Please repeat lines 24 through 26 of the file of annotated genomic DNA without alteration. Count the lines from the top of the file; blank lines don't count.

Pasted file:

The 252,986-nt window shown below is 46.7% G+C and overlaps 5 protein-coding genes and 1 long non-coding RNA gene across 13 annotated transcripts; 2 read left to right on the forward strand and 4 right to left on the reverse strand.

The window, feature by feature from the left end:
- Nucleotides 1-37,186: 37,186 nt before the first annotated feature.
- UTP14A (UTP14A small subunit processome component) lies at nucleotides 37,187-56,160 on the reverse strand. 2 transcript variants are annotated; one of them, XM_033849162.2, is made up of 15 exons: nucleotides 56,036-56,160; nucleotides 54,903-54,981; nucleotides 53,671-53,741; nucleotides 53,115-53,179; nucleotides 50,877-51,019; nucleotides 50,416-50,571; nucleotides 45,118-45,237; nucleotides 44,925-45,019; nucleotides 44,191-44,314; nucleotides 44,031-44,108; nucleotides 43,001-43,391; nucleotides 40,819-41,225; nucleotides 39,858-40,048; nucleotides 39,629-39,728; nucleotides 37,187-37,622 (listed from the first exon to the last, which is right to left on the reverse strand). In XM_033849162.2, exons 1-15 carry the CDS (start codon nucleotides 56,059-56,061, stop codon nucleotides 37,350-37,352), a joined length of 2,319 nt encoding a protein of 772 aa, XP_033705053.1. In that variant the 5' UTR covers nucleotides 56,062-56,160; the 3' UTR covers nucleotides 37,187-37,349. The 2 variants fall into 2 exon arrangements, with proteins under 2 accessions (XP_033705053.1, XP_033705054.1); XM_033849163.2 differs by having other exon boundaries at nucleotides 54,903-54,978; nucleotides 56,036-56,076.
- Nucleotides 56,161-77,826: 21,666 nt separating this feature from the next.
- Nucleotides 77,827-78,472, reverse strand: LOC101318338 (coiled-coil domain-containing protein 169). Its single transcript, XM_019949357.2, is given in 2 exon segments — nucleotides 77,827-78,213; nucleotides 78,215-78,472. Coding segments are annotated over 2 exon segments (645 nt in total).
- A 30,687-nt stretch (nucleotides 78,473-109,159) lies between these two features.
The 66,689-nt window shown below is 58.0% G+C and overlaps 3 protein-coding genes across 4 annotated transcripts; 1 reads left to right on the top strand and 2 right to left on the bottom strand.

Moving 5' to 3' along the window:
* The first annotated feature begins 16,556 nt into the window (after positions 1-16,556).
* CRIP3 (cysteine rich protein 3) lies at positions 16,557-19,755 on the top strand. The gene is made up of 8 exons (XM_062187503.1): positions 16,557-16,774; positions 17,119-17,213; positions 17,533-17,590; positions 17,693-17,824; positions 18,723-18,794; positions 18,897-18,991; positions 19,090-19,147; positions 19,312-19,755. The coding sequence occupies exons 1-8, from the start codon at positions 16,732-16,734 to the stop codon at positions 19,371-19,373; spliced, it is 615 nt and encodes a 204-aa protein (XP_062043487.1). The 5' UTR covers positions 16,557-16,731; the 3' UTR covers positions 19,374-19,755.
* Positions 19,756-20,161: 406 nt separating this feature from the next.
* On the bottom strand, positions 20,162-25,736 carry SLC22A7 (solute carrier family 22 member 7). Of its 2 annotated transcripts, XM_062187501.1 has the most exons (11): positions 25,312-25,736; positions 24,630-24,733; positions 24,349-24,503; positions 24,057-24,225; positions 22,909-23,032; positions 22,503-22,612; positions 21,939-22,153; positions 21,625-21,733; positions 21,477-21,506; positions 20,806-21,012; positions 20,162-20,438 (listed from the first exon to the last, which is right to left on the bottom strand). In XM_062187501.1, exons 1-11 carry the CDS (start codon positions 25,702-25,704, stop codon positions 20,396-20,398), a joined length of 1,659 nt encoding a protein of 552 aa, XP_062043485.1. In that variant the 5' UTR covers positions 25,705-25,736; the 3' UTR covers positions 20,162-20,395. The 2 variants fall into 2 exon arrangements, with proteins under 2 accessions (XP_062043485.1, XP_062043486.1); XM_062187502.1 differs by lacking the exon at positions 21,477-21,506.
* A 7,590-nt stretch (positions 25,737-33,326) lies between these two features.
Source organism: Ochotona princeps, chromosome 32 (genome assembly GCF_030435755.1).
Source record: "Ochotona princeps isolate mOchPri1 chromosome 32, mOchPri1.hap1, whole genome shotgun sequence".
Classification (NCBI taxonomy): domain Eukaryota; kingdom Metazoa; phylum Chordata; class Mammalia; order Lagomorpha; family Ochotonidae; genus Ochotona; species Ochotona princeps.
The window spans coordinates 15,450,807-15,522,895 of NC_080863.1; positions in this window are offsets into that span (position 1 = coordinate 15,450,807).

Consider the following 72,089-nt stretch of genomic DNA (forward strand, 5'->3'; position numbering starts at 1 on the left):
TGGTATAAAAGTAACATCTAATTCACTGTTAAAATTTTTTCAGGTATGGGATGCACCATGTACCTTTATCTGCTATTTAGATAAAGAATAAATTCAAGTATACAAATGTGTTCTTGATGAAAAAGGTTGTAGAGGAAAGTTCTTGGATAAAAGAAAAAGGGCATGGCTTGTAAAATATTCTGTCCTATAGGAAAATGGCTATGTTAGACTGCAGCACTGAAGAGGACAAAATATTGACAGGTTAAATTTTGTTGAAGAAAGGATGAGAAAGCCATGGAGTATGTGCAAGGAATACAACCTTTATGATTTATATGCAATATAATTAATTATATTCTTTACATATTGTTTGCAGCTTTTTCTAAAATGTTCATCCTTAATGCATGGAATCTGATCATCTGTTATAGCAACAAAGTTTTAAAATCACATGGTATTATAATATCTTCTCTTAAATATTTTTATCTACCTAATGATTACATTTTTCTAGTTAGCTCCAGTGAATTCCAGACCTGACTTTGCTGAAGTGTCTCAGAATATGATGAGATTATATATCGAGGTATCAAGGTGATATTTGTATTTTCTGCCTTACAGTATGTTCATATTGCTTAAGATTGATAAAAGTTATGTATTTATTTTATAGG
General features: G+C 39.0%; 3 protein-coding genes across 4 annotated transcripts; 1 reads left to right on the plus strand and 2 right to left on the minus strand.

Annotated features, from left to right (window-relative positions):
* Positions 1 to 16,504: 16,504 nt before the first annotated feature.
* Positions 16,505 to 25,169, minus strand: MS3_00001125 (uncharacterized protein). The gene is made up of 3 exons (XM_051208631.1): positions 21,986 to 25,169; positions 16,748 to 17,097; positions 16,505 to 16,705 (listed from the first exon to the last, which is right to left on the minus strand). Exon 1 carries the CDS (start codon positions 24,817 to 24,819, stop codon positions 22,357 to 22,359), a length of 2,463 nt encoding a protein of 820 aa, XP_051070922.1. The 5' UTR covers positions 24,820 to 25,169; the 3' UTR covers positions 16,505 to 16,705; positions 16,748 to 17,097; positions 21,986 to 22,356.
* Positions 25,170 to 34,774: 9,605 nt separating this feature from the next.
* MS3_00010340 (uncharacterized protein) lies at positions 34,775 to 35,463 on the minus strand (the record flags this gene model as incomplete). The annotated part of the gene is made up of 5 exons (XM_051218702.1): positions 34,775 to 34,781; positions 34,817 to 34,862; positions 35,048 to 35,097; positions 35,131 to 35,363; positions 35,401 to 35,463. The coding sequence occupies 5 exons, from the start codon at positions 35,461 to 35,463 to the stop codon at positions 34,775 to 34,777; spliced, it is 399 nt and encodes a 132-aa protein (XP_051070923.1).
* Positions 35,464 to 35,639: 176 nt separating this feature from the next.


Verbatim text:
* Positions 16,505 to 25,169, minus strand: MS3_00001125 (uncharacterized protein). The gene is made up of 3 exons (XM_051208631.1): positions 21,986 to 25,169; positions 16,748 to 17,097; positions 16,505 to 16,705 (listed from the first exon to the last, which is right to left on the minus strand). Exon 1 carries the CDS (start codon positions 24,817 to 24,819, stop codon positions 22,357 to 22,359), a length of 2,463 nt encoding a protein of 820 aa, XP_051070922.1. The 5' UTR covers positions 24,820 to 25,169; the 3' UTR covers positions 16,505 to 16,705; positions 16,748 to 17,097; positions 21,986 to 22,356.
* Positions 25,170 to 34,774: 9,605 nt separating this feature from the next.
* MS3_00010340 (uncharacterized protein) lies at positions 34,775 to 35,463 on the minus strand (the record flags this gene model as incomplete). The annotated part of the gene is made up of 5 exons (XM_051218702.1): positions 34,775 to 34,781; positions 34,817 to 34,862; positions 35,048 to 35,097; positions 35,131 to 35,363; positions 35,401 to 35,463. The coding sequence occupies 5 exons, from the start codon at positions 35,461 to 35,463 to the stop codon at positions 34,775 to 34,777; spliced, it is 399 nt and encodes a 132-aa protein (XP_051070923.1).